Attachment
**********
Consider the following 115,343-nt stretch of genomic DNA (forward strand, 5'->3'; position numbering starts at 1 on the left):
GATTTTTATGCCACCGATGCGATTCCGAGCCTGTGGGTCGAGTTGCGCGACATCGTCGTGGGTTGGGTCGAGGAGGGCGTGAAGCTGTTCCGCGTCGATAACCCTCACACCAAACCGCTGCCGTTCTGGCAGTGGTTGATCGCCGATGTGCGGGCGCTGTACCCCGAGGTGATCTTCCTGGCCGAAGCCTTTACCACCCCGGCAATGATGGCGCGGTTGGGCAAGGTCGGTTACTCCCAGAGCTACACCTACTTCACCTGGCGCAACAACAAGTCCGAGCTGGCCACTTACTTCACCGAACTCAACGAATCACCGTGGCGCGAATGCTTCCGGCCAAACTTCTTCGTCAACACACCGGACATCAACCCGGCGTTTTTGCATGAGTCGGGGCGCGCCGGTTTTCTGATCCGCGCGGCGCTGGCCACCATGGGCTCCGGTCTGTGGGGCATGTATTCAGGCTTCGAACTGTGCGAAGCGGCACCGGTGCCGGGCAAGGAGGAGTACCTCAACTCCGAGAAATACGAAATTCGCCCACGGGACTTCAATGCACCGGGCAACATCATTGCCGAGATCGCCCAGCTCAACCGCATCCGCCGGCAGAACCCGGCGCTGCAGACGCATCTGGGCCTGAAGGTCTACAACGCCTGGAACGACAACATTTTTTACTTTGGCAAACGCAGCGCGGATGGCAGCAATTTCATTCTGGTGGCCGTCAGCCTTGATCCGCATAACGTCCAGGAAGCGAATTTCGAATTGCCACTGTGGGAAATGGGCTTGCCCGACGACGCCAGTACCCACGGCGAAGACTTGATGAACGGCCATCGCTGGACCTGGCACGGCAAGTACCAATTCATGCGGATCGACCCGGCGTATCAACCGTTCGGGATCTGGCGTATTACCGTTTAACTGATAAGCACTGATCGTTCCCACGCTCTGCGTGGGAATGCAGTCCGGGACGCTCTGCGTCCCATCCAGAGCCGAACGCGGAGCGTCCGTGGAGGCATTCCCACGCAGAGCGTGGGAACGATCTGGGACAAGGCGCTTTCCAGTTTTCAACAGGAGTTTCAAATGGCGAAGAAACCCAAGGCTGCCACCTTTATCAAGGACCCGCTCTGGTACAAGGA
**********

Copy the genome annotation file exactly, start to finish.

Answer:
Consider the following 115,343-nt stretch of genomic DNA (forward strand, 5'->3'; position numbering starts at 1 on the left):
GATTTTTATGCCACCGATGCGATTCCGAGCCTGTGGGTCGAGTTGCGCGACATCGTCGTGGGTTGGGTCGAGGAGGGCGTGAAGCTGTTCCGCGTCGATAACCCTCACACCAAACCGCTGCCGTTCTGGCAGTGGTTGATCGCCGATGTGCGGGCGCTGTACCCCGAGGTGATCTTCCTGGCCGAAGCCTTTACCACCCCGGCAATGATGGCGCGGTTGGGCAAGGTCGGTTACTCCCAGAGCTACACCTACTTCACCTGGCGCAACAACAAGTCCGAGCTGGCCACTTACTTCACCGAACTCAACGAATCACCGTGGCGCGAATGCTTCCGGCCAAACTTCTTCGTCAACACACCGGACATCAACCCGGCGTTTTTGCATGAGTCGGGGCGCGCCGGTTTTCTGATCCGCGCGGCGCTGGCCACCATGGGCTCCGGTCTGTGGGGCATGTATTCAGGCTTCGAACTGTGCGAAGCGGCACCGGTGCCGGGCAAGGAGGAGTACCTCAACTCCGAGAAATACGAAATTCGCCCACGGGACTTCAATGCACCGGGCAACATCATTGCCGAGATCGCCCAGCTCAACCGCATCCGCCGGCAGAACCCGGCGCTGCAGACGCATCTGGGCCTGAAGGTCTACAACGCCTGGAACGACAACATTTTTTACTTTGGCAAACGCAGCGCGGATGGCAGCAATTTCATTCTGGTGGCCGTCAGCCTTGATCCGCATAACGTCCAGGAAGCGAATTTCGAATTGCCACTGTGGGAAATGGGCTTGCCCGACGACGCCAGTACCCACGGCGAAGACTTGATGAACGGCCATCGCTGGACCTGGCACGGCAAGTACCAATTCATGCGGATCGACCCGGCGTATCAACCGTTCGGGATCTGGCGTATTACCGTTTAACTGATAAGCACTGATCGTTCCCACGCTCTGCGTGGGAATGCAGTCCGGGACGCTCTGCGTCCCATCCAGAGCCGAACGCGGAGCGTCCGTGGAGGCATTCCCACGCAGAGCGTGGGAACGATCTGGGACAAGGCGCTTTCCAGTTTTCAACAGGAGTTTCAAATGGCGAAGAAACCCAAGGCTGCCACCTTTATCAAGGACCCGCTCTGGTACAAGGA